San Francisco – Inside City Hall
With Nicholas Olczak

Written by Nicholas Olczak. Posted in Opinion, Politics

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Published on February 27, 2008 with 2 Comments

Nicholas Olczak
Photos by Luke Thomas

By Nicholas Olczak

February 27, 2008

One small step, one giant leap….

An atmosphere often hangs over the legislative chambers at the start of the Board of Supervisors meetings, telling you what kind of day it’s likely to be. Two weeks ago, the room felt charged, ready for a dramatic showdown over PUC appointments. The public gallery was packed with people. The supervisors sat alert, ready for action, as the meeting leapt underway like the start of hundred-meter sprint.

This week’s meeting wasn’t like that. The whole room seemed slower, duller, and the proceedings looked likely to be routine. SF Weekly’s excellent Snitch commented, “most of the agenda items before the Board of Supervisors are so old they can tell you about Woodstock.”

Yet the different items that were debated, routine enough in themselves, gained surprise drama by taking on additional symbolic value – raising questions about the nature of the Board of Supervisors as an institution.

Supervisors urge Mayor to reinstate park recreation directors

The Board passed a resolution urging Mayor Gavin Newsom to reinstate vacant recreational director positions to oversee activities in city parks.

Employing a maximum of 16 new directors for the fiscal year’s remaining 4 months, and costing only $400,000, the resolution appeared relatively unremarkable.

However it became symbolic of a willingness amongst supervisors to struggle with the Mayor for authority on budget issues.

“This is a useful tool for the Board to send a message to the executive branch of government,” said Supervisor Chris Daly, who seconded the motion. “The Mayor of San Francisco is pushing the limits on his chartered, delineated authority with regards to spending.”

Arguing for the resolution, Daly said the Board of Supervisors should begin to “dream” of a time when the Mayor would respect the Supervisors’ responsibility “as delineated in the charter.”

Supervisor Gerardo Sandoval rose to support Daly, claiming the Board of Supervisors “needs to stand up and be counted.”

“You’ve got eleven people, elected city-wide by thousands of voters to set priorities like this, and we actually have no authority. The mayor is unilaterally imposing budget cuts,” Sandoval said.

Sandoval urged the supervisors to seek “an instance, a mechanism, a place, where [they] can weigh in.”

Debate over new wheelchair ramp for legislative chamber

Item 36 on the agenda was a hearing on the appropriateness of construction of a new wheelchair ramp in the legislative chamber, improving access to the board president and clerk’s desk for persons with disabilities.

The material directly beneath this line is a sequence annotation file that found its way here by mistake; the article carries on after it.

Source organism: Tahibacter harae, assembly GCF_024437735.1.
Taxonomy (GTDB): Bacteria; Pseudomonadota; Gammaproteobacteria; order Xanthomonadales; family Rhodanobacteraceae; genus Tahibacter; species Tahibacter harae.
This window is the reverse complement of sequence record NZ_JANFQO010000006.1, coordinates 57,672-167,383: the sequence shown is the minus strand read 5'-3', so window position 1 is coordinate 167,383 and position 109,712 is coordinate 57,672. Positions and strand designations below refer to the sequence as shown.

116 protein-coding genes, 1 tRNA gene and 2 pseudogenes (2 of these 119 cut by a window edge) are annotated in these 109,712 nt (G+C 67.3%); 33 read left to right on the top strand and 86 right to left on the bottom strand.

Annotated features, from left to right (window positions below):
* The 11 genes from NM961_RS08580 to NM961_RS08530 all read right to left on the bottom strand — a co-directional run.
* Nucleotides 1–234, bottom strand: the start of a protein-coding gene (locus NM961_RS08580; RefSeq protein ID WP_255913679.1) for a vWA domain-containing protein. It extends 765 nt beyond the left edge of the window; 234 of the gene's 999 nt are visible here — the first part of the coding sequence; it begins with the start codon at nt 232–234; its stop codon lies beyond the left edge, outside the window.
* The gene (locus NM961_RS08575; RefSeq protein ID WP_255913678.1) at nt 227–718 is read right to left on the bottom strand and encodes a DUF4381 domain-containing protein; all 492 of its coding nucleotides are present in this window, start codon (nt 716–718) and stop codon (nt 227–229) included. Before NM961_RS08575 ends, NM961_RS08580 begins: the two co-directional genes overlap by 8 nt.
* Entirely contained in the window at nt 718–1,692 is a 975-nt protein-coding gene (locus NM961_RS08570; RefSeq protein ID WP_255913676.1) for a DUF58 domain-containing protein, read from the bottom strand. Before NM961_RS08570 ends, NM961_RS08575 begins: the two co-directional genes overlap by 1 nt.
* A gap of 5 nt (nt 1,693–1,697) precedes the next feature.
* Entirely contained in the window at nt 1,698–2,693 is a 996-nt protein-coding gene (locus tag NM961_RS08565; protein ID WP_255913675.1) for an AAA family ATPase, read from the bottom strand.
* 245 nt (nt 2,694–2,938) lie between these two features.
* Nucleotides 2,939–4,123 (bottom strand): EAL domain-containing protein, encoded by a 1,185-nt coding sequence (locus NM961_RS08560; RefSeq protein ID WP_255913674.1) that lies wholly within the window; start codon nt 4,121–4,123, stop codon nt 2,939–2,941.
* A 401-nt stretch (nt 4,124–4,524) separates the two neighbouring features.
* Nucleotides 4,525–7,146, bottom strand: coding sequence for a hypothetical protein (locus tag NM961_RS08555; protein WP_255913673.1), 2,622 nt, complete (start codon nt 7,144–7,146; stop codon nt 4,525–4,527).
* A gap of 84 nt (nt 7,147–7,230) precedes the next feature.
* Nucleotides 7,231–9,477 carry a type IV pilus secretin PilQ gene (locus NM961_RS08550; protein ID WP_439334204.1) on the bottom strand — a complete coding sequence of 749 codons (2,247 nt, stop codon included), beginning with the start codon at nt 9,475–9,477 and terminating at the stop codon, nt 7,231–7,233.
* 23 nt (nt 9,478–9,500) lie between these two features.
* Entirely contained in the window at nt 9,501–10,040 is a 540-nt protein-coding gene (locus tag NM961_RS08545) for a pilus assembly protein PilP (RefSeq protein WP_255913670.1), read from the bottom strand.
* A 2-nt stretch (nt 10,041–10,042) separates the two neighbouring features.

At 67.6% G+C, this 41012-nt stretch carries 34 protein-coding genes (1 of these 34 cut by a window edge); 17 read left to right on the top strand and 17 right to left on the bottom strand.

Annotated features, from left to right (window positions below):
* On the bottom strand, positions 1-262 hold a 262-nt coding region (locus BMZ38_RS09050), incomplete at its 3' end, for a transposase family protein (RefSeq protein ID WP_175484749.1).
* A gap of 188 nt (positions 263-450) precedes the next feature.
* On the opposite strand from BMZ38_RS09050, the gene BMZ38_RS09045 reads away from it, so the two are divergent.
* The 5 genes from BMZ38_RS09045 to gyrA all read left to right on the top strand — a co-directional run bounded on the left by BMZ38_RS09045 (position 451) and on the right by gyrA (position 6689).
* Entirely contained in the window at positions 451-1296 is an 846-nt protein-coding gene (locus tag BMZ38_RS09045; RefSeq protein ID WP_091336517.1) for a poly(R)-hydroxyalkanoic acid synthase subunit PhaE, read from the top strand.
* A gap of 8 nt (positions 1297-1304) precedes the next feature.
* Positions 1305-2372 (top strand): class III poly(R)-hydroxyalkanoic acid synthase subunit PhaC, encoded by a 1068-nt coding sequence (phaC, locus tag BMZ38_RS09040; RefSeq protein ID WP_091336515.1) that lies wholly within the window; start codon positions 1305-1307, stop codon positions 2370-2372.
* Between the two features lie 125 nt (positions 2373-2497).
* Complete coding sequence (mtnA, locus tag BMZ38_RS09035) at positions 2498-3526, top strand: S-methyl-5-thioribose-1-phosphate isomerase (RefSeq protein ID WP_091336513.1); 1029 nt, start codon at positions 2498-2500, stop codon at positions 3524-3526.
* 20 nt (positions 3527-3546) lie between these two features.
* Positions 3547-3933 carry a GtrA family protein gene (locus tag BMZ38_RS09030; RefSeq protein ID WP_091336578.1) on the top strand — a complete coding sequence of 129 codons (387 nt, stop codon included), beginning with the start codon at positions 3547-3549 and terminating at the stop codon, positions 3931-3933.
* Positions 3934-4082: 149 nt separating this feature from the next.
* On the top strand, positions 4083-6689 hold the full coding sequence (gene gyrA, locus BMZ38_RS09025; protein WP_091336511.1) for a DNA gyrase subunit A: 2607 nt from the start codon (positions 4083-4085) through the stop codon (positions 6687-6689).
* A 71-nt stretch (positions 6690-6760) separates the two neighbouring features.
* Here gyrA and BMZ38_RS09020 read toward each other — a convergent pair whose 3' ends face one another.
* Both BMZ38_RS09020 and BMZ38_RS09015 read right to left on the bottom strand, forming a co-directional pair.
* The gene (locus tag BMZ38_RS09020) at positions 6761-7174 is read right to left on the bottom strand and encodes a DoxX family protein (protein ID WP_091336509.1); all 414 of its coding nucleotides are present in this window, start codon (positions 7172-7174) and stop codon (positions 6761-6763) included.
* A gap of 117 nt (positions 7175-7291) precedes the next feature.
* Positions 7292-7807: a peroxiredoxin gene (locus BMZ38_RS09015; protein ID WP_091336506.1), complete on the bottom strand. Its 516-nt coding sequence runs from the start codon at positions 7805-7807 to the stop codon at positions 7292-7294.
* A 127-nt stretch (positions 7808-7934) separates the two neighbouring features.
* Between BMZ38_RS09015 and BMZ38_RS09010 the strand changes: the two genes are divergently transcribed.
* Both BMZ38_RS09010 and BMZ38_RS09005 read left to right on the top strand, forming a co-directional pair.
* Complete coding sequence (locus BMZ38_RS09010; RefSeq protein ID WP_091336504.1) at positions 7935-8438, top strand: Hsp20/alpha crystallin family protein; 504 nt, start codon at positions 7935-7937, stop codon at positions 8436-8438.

The motion appeared equally straightforward. The Planning Department’s Sophie Middlebrook stressed that both the Landmarks Preservation Advisory Board and the Planning Commission, had unanimously passed the motion.

However, attention was caught when the cost of the project was announced – an estimated $975,000, not including the cost of relocating the Board meetings for five months during the ramp’s construction.

“We’ve [had] four years like this,” said Supervisor Jake McGoldrick. “Why do we need to spend a million dollars and shut the house down for five months when it appears to me we’ve been functioning very well?”

Supervisor Michaela Alioto-Pier, who uses a self-powered wheelchair, disputed this functionality, highlighting the difficulties the current ramp presented to wheelchair users.

Supervisor Michela Alioto-Pier with Mayor Gavin Newsom.

“That ramp is absolutely not wheelchair accessible,” Alioto-Pier said.

Again debate over a single item developed into something more symbolic – questioning the value the City places on providing all with an equal opportunity to hold a position in Government.

“I deserve to have equal access to this chamber, as does everybody else sitting in this room,” said Alioto-Pier. “When I look at [the ramp], it is a symbol of discrimination,” adding, “and it is that symbol that in my opinion is worth the million dollars to change.”

Supervisor Tom Ammiano stood in support of ADA compliance.

“There is an internal change and attitude that has to happen,” Ammiano said. He suggested that in Government there exists “an institutionalized attitude that we have towards people who are incapacitated or disabled.”

“Its time for a change and it looks like the Board is really going to have to face that change. Whatever we have to do, we’re going to have to do it,” Ammiano said.

The motion has been continued, to be voted upon when Supervisor Bevan Dufty, who is visiting Sydney on Board business, returns to San Francisco.

Nicholas Olczak

Bio Nicholas Olczak is a freelance writer who comes from (the original) Boston in England, but who normally chooses to travel the world. He has contributed to publications in Hong Kong and the USA and enjoys delving into anything political or cultural. He currently lives on one of San Francisco's many hills.

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Comments for San Francisco – Inside City Hall
With Nicholas Olczak
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  1. No one disputes that Michela and any future disabled supervisors should have access to the Board President’s desk.

    But, This wheelchair ramp is a tax payer rip-off. $925,000 to $1 million (depending on the report you read) and 5 months to build a 10 foot ramp? Who do they think they’re fooling? a couple of competent carpenters could build it over a weekend without having the supervisors move out for 5 months.

  2. Luke is a master of capturing spiritual vacancy, but the pic of Michela and Gavin takes the cake. It makes me want to hug a cat, and I hate cats.